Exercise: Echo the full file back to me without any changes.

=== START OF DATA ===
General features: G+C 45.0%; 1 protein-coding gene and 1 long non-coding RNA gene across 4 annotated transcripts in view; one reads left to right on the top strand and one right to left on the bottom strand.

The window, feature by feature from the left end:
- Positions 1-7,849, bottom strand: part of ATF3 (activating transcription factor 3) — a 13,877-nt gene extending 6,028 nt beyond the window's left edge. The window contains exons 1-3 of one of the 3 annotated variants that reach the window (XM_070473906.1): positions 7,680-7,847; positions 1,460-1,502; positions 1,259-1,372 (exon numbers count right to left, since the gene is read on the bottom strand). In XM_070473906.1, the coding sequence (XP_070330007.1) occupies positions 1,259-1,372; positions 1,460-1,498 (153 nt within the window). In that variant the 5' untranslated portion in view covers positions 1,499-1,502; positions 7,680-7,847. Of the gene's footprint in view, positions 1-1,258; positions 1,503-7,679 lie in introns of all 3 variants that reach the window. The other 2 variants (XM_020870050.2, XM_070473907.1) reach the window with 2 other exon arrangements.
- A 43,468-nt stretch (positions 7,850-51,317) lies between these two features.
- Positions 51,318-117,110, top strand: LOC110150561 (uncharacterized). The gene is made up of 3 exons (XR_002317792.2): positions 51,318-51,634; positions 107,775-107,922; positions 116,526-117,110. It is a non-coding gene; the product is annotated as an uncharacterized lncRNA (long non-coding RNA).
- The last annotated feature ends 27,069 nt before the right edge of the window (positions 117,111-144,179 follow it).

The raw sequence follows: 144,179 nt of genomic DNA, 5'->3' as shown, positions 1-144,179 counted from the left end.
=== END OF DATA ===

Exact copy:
General features: G+C 45.0%; 1 protein-coding gene and 1 long non-coding RNA gene across 4 annotated transcripts in view; one reads left to right on the top strand and one right to left on the bottom strand.

The window, feature by feature from the left end:
- Positions 1-7,849, bottom strand: part of ATF3 (activating transcription factor 3) — a 13,877-nt gene extending 6,028 nt beyond the window's left edge. The window contains exons 1-3 of one of the 3 annotated variants that reach the window (XM_070473906.1): positions 7,680-7,847; positions 1,460-1,502; positions 1,259-1,372 (exon numbers count right to left, since the gene is read on the bottom strand). In XM_070473906.1, the coding sequence (XP_070330007.1) occupies positions 1,259-1,372; positions 1,460-1,498 (153 nt within the window). In that variant the 5' untranslated portion in view covers positions 1,499-1,502; positions 7,680-7,847. Of the gene's footprint in view, positions 1-1,258; positions 1,503-7,679 lie in introns of all 3 variants that reach the window. The other 2 variants (XM_020870050.2, XM_070473907.1) reach the window with 2 other exon arrangements.
- A 43,468-nt stretch (positions 7,850-51,317) lies between these two features.
- Positions 51,318-117,110, top strand: LOC110150561 (uncharacterized). The gene is made up of 3 exons (XR_002317792.2): positions 51,318-51,634; positions 107,775-107,922; positions 116,526-117,110. It is a non-coding gene; the product is annotated as an uncharacterized lncRNA (long non-coding RNA).
- The last annotated feature ends 27,069 nt before the right edge of the window (positions 117,111-144,179 follow it).

The raw sequence follows: 144,179 nt of genomic DNA, 5'->3' as shown, positions 1-144,179 counted from the left end.